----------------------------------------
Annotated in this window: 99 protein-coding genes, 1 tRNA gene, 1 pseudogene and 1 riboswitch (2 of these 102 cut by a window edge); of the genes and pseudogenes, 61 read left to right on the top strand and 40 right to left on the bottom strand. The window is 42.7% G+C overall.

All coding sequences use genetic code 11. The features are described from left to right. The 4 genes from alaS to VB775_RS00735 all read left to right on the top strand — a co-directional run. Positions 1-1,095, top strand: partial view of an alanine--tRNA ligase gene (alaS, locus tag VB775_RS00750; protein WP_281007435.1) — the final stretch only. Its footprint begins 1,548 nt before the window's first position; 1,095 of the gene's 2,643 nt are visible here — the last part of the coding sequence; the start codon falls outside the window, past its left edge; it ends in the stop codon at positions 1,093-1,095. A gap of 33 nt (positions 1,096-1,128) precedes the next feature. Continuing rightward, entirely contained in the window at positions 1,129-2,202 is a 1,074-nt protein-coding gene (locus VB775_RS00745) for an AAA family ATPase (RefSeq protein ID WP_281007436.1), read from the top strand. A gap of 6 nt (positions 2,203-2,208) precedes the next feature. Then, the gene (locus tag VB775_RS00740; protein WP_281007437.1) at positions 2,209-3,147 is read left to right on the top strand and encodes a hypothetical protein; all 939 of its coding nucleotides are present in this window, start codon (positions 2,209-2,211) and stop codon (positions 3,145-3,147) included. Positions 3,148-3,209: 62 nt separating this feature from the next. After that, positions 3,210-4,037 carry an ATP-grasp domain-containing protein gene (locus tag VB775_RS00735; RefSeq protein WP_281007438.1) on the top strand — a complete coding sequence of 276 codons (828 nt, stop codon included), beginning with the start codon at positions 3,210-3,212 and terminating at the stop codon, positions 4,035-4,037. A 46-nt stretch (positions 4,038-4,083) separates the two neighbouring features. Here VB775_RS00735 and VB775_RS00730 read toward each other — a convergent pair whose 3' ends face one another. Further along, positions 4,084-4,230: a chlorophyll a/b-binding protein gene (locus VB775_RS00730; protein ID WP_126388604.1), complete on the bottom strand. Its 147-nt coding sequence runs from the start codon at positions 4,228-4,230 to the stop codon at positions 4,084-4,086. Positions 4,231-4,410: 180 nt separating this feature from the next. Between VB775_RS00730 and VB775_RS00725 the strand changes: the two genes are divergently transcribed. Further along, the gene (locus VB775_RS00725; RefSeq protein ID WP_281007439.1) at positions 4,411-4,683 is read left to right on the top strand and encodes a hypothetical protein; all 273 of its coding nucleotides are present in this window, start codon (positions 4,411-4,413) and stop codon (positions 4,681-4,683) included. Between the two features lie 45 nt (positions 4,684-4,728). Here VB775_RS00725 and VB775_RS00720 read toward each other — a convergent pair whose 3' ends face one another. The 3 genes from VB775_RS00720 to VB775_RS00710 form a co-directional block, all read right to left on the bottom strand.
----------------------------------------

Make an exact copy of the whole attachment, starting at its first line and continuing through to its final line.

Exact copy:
Annotated in this window: 99 protein-coding genes, 1 tRNA gene, 1 pseudogene and 1 riboswitch (2 of these 102 cut by a window edge); of the genes and pseudogenes, 61 read left to right on the top strand and 40 right to left on the bottom strand. The window is 42.7% G+C overall.

All coding sequences use genetic code 11. The features are described from left to right. The 4 genes from alaS to VB775_RS00735 all read left to right on the top strand — a co-directional run. Positions 1-1,095, top strand: partial view of an alanine--tRNA ligase gene (alaS, locus tag VB775_RS00750; protein WP_281007435.1) — the final stretch only. Its footprint begins 1,548 nt before the window's first position; 1,095 of the gene's 2,643 nt are visible here — the last part of the coding sequence; the start codon falls outside the window, past its left edge; it ends in the stop codon at positions 1,093-1,095. A gap of 33 nt (positions 1,096-1,128) precedes the next feature. Continuing rightward, entirely contained in the window at positions 1,129-2,202 is a 1,074-nt protein-coding gene (locus VB775_RS00745) for an AAA family ATPase (RefSeq protein ID WP_281007436.1), read from the top strand. A gap of 6 nt (positions 2,203-2,208) precedes the next feature. Then, the gene (locus tag VB775_RS00740; protein WP_281007437.1) at positions 2,209-3,147 is read left to right on the top strand and encodes a hypothetical protein; all 939 of its coding nucleotides are present in this window, start codon (positions 2,209-2,211) and stop codon (positions 3,145-3,147) included. Positions 3,148-3,209: 62 nt separating this feature from the next. After that, positions 3,210-4,037 carry an ATP-grasp domain-containing protein gene (locus tag VB775_RS00735; RefSeq protein WP_281007438.1) on the top strand — a complete coding sequence of 276 codons (828 nt, stop codon included), beginning with the start codon at positions 3,210-3,212 and terminating at the stop codon, positions 4,035-4,037. A 46-nt stretch (positions 4,038-4,083) separates the two neighbouring features. Here VB775_RS00735 and VB775_RS00730 read toward each other — a convergent pair whose 3' ends face one another. Further along, positions 4,084-4,230: a chlorophyll a/b-binding protein gene (locus VB775_RS00730; protein ID WP_126388604.1), complete on the bottom strand. Its 147-nt coding sequence runs from the start codon at positions 4,228-4,230 to the stop codon at positions 4,084-4,086. Positions 4,231-4,410: 180 nt separating this feature from the next. Between VB775_RS00730 and VB775_RS00725 the strand changes: the two genes are divergently transcribed. Further along, the gene (locus VB775_RS00725; RefSeq protein ID WP_281007439.1) at positions 4,411-4,683 is read left to right on the top strand and encodes a hypothetical protein; all 273 of its coding nucleotides are present in this window, start codon (positions 4,411-4,413) and stop codon (positions 4,681-4,683) included. Between the two features lie 45 nt (positions 4,684-4,728). Here VB775_RS00725 and VB775_RS00720 read toward each other — a convergent pair whose 3' ends face one another. The 3 genes from VB775_RS00720 to VB775_RS00710 form a co-directional block, all read right to left on the bottom strand.